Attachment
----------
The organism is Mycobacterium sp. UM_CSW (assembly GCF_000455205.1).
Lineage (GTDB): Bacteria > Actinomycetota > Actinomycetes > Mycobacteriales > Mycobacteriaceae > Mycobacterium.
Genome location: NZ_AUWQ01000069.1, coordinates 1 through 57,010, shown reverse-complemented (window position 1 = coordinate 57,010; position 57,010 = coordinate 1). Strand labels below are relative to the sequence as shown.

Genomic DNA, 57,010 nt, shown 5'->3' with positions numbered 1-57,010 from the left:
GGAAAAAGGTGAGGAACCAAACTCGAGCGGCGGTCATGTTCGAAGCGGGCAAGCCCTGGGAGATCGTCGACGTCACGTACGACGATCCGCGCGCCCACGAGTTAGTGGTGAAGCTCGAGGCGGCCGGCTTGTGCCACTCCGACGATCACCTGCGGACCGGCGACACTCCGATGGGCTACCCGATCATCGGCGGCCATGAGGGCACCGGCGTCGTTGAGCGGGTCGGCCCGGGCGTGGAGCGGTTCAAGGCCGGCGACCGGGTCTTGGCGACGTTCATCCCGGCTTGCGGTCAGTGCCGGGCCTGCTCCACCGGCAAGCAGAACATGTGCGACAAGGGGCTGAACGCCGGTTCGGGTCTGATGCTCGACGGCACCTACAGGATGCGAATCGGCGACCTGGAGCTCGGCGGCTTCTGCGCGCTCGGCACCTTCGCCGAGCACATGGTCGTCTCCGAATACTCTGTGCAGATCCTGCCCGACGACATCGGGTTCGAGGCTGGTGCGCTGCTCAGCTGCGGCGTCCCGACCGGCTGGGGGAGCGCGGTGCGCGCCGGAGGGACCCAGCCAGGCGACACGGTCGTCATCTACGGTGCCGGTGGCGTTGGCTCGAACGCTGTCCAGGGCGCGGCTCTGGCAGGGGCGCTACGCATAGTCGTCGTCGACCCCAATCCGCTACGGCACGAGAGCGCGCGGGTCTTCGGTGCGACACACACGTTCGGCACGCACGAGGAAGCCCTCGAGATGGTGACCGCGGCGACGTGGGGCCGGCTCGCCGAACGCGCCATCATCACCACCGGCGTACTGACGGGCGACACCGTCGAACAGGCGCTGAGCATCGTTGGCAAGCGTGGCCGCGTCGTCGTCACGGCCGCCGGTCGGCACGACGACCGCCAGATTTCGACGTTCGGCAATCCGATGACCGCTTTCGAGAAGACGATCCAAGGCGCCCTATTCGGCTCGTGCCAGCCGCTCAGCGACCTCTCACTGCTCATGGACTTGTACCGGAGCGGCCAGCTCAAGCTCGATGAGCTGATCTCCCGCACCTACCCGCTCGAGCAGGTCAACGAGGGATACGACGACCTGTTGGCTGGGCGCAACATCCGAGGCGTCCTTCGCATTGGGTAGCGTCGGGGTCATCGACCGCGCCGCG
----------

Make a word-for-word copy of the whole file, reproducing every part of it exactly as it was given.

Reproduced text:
The organism is Mycobacterium sp. UM_CSW (assembly GCF_000455205.1).
Lineage (GTDB): Bacteria > Actinomycetota > Actinomycetes > Mycobacteriales > Mycobacteriaceae > Mycobacterium.
Genome location: NZ_AUWQ01000069.1, coordinates 1 through 57,010, shown reverse-complemented (window position 1 = coordinate 57,010; position 57,010 = coordinate 1). Strand labels below are relative to the sequence as shown.

Genomic DNA, 57,010 nt, shown 5'->3' with positions numbered 1-57,010 from the left:
GGAAAAAGGTGAGGAACCAAACTCGAGCGGCGGTCATGTTCGAAGCGGGCAAGCCCTGGGAGATCGTCGACGTCACGTACGACGATCCGCGCGCCCACGAGTTAGTGGTGAAGCTCGAGGCGGCCGGCTTGTGCCACTCCGACGATCACCTGCGGACCGGCGACACTCCGATGGGCTACCCGATCATCGGCGGCCATGAGGGCACCGGCGTCGTTGAGCGGGTCGGCCCGGGCGTGGAGCGGTTCAAGGCCGGCGACCGGGTCTTGGCGACGTTCATCCCGGCTTGCGGTCAGTGCCGGGCCTGCTCCACCGGCAAGCAGAACATGTGCGACAAGGGGCTGAACGCCGGTTCGGGTCTGATGCTCGACGGCACCTACAGGATGCGAATCGGCGACCTGGAGCTCGGCGGCTTCTGCGCGCTCGGCACCTTCGCCGAGCACATGGTCGTCTCCGAATACTCTGTGCAGATCCTGCCCGACGACATCGGGTTCGAGGCTGGTGCGCTGCTCAGCTGCGGCGTCCCGACCGGCTGGGGGAGCGCGGTGCGCGCCGGAGGGACCCAGCCAGGCGACACGGTCGTCATCTACGGTGCCGGTGGCGTTGGCTCGAACGCTGTCCAGGGCGCGGCTCTGGCAGGGGCGCTACGCATAGTCGTCGTCGACCCCAATCCGCTACGGCACGAGAGCGCGCGGGTCTTCGGTGCGACACACACGTTCGGCACGCACGAGGAAGCCCTCGAGATGGTGACCGCGGCGACGTGGGGCCGGCTCGCCGAACGCGCCATCATCACCACCGGCGTACTGACGGGCGACACCGTCGAACAGGCGCTGAGCATCGTTGGCAAGCGTGGCCGCGTCGTCGTCACGGCCGCCGGTCGGCACGACGACCGCCAGATTTCGACGTTCGGCAATCCGATGACCGCTTTCGAGAAGACGATCCAAGGCGCCCTATTCGGCTCGTGCCAGCCGCTCAGCGACCTCTCACTGCTCATGGACTTGTACCGGAGCGGCCAGCTCAAGCTCGATGAGCTGATCTCCCGCACCTACCCGCTCGAGCAGGTCAACGAGGGATACGACGACCTGTTGGCTGGGCGCAACATCCGAGGCGTCCTTCGCATTGGGTAGCGTCGGGGTCATCGACCGCGCCGCG